Coefficient of Determination

Represents the proportion of variance in the dependent variable that is accounted for by the independent variable(s). It is estimated by r2, where r is the correlation (or multiple correlation) between the variables. When r2 is multiplied by 100, one speaks of the percentage (rather than proportion) of variance accounted for in the dependent variable by the independent variable(s).

As an example, consider a Pearson correlation of .50. The corresponding coefficient of determination would equal .25 as a proportion and 25.0% as a percentage. Thus, a correlation of .50 implies that 25% of the variance in the dependent variable is shared or accounted for by the independent variable(s).

The theoretical range of the coefficient of determination is .00 to 1.0, however, in practice, the maximum range may be considered substantially less than 1.0, particularly in cases where the independent and dependent variables are differentially skewed (i.e., one positively skewed and one negatively skewed; see Dunlap, Burke, & Greer, 1995).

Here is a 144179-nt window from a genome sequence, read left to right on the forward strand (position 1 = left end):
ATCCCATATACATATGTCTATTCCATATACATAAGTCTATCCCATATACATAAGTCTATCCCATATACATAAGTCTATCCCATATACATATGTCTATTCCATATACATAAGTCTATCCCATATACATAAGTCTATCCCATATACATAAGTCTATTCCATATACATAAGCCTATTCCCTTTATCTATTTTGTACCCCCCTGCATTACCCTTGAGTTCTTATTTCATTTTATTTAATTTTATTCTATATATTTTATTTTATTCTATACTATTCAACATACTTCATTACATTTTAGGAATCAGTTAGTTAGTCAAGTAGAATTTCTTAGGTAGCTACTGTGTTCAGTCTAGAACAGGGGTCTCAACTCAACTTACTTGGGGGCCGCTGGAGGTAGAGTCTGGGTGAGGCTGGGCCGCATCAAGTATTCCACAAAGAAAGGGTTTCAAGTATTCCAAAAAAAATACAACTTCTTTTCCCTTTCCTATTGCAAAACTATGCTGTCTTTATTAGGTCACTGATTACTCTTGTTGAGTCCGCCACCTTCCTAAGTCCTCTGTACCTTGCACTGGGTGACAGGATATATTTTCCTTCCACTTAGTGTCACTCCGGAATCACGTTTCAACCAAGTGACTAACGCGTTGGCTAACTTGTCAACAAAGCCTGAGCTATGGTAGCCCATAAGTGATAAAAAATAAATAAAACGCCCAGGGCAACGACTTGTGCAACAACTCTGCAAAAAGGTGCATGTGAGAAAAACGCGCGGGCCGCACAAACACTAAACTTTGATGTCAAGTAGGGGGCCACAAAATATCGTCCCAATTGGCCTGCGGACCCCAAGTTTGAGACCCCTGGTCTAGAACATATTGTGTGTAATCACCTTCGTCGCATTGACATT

It will be noted that some have argued that correlation coefficients may be better interpreted as the coefficient of determination (Ozer, 1985), however, this contention does not appear to have been adopted by the wider research community. An exception would include research involving twins, where heritability coefficients (e.g., Falconer's formula) are in fact based on Pearson correlations, but they are interpreted as coefficients of determination (Falconer, 1996).

In contrast to the Pearson correlation, it may be considered inappropriate to calculate a coefficient of determination based on a Spearman correlation coefficient, as the concept of variance is less meaningful in data that are rank ordered.

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● Dunlap, W. P., Burke, M. J., Greer, T. (1995). The effect of skew on the magnitude of product-moment correlations. Journal of General Psychology, 122(4), 365-377.

 Ozer, D. J. (1985). Correlation and the coefficient of determination. Psychological Bulletin, 97(2), 307-315.

● Falconer, DS, MacKay TFC. Introduction to Quantitative Genetics, 4th Ed. 1996. Longmans Green, Harlow, Essex, UK.

Further reading

● Abelson, R. P. (1985). A variance explanation paradox: When a little is a lot. Psychological Bulletin, 97(1), 129-133.